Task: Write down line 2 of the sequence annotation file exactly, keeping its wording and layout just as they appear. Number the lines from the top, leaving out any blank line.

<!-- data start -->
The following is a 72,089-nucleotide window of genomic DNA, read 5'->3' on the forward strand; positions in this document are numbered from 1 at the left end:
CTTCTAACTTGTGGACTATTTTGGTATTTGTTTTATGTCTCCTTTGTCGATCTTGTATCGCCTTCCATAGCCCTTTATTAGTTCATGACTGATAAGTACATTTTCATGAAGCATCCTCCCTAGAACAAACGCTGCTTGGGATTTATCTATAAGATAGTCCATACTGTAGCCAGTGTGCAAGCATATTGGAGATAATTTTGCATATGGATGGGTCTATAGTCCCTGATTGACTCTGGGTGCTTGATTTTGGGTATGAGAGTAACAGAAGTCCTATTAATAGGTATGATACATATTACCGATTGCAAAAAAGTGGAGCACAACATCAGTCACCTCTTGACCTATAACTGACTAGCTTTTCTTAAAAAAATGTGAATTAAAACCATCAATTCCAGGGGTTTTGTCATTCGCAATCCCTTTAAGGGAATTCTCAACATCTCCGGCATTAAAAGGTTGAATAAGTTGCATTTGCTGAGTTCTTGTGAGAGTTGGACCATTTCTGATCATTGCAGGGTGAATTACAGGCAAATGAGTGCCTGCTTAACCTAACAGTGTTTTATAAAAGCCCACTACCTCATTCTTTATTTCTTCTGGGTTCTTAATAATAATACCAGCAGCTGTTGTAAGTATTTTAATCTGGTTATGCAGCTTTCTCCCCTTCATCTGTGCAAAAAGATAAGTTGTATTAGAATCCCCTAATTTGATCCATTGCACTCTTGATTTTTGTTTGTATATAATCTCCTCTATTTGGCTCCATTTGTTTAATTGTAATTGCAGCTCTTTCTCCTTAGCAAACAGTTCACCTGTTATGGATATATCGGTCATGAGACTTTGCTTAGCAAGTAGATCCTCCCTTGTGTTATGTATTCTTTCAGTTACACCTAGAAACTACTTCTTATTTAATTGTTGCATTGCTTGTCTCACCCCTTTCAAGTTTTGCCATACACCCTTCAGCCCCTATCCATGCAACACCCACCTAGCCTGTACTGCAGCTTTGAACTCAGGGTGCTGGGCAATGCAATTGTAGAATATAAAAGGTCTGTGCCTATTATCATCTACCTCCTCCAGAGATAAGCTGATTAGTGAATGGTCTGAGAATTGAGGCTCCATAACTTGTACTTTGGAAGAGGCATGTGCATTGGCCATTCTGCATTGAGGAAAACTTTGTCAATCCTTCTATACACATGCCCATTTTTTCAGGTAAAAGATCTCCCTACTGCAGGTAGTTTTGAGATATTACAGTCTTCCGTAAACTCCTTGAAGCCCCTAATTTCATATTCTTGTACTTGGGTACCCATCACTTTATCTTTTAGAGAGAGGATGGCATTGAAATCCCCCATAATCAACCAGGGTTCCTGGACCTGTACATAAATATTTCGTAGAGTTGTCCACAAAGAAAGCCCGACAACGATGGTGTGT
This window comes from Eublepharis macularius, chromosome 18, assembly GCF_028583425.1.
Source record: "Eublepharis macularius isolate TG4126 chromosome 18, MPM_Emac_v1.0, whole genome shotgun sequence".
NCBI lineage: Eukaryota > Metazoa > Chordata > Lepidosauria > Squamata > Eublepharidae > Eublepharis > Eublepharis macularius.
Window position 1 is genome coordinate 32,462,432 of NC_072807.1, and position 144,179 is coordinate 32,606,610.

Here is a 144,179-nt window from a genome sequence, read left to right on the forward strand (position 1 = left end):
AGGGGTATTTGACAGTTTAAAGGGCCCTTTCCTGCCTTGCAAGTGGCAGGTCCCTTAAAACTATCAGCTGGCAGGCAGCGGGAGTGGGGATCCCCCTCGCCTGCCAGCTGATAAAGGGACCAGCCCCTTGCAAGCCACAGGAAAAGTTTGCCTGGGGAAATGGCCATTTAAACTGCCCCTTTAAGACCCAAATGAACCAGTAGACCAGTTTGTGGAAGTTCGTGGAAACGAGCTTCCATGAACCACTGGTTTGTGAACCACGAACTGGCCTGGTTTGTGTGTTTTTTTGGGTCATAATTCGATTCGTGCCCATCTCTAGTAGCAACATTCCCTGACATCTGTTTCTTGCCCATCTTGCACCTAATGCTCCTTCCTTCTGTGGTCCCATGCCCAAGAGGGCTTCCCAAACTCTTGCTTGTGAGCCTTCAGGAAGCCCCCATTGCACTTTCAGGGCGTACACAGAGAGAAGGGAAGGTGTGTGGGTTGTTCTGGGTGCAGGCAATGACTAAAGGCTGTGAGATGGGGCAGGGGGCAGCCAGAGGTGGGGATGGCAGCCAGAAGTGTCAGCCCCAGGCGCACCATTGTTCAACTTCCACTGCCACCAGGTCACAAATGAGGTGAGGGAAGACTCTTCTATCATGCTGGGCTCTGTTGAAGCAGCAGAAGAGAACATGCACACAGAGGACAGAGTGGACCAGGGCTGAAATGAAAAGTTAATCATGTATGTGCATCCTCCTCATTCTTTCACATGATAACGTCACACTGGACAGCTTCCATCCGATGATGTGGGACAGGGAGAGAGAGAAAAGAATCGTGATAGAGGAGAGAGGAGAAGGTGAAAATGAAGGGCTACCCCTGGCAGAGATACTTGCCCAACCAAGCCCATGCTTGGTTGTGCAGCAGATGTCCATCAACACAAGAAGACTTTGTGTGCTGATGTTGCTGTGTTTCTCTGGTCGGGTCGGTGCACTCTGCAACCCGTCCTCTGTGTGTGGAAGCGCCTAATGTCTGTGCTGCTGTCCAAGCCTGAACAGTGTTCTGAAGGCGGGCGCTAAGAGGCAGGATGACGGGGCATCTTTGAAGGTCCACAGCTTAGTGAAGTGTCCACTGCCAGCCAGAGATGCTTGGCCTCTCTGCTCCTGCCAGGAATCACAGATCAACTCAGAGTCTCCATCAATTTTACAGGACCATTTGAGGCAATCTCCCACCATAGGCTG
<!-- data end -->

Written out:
CTTCTAACTTGTGGACTATTTTGGTATTTGTTTTATGTCTCCTTTGTCGATCTTGTATCGCCTTCCATAGCCCTTTATTAGTTCATGACTGATAAGTACATTTTCATGAAGCATCCTCCCTAGAACAAACGCTGCTTGGGATTTATCTATAAGATAGTCCATACTGTAGCCAGTGTGCAAGCATATTGGAGATAATTTTGCATATGGATGGGTCTATAGTCCCTGATTGACTCTGGGTGCTTGATTTTGGGTATGAGAGTAACAGAAGTCCTATTAATAGGTATGATACATATTACCGATTGCAAAAAAGTGGAGCACAACATCAGTCACCTCTTGACCTATAACTGACTAGCTTTTCTTAAAAAAATGTGAATTAAAACCATCAATTCCAGGGGTTTTGTCATTCGCAATCCCTTTAAGGGAATTCTCAACATCTCCGGCATTAAAAGGTTGAATAAGTTGCATTTGCTGAGTTCTTGTGAGAGTTGGACCATTTCTGATCATTGCAGGGTGAATTACAGGCAAATGAGTGCCTGCTTAACCTAACAGTGTTTTATAAAAGCCCACTACCTCATTCTTTATTTCTTCTGGGTTCTTAATAATAATACCAGCAGCTGTTGTAAGTATTTTAATCTGGTTATGCAGCTTTCTCCCCTTCATCTGTGCAAAAAGATAAGTTGTATTAGAATCCCCTAATTTGATCCATTGCACTCTTGATTTTTGTTTGTATATAATCTCCTCTATTTGGCTCCATTTGTTTAATTGTAATTGCAGCTCTTTCTCCTTAGCAAACAGTTCACCTGTTATGGATATATCGGTCATGAGACTTTGCTTAGCAAGTAGATCCTCCCTTGTGTTATGTATTCTTTCAGTTACACCTAGAAACTACTTCTTATTTAATTGTTGCATTGCTTGTCTCACCCCTTTCAAGTTTTGCCATACACCCTTCAGCCCCTATCCATGCAACACCCACCTAGCCTGTACTGCAGCTTTGAACTCAGGGTGCTGGGCAATGCAATTGTAGAATATAAAAGGTCTGTGCCTATTATCATCTACCTCCTCCAGAGATAAGCTGATTAGTGAATGGTCTGAGAATTGAGGCTCCATAACTTGTACTTTGGAAGAGGCATGTGCATTGGCCATTCTGCATTGAGGAAAACTTTGTCAATCCTTCTATACACATGCCCATTTTTTCAGGTAAAAGATCTCCCTACTGCAGGTAGTTTTGAGATATTACAGTCTTCCGTAAACTCCTTGAAGCCCCTAATTTCATATTCTTGTACTTGGGTACCCATCACTTTATCTTTTAGAGAGAGGATGGCATTGAAATCCCCCATAATCAACCAGGGTTCCTGGACCTGTACATAAATATTTCGTAGAGTTGTCCACAAAGAAAGCCCGACAACGATGGTGTGT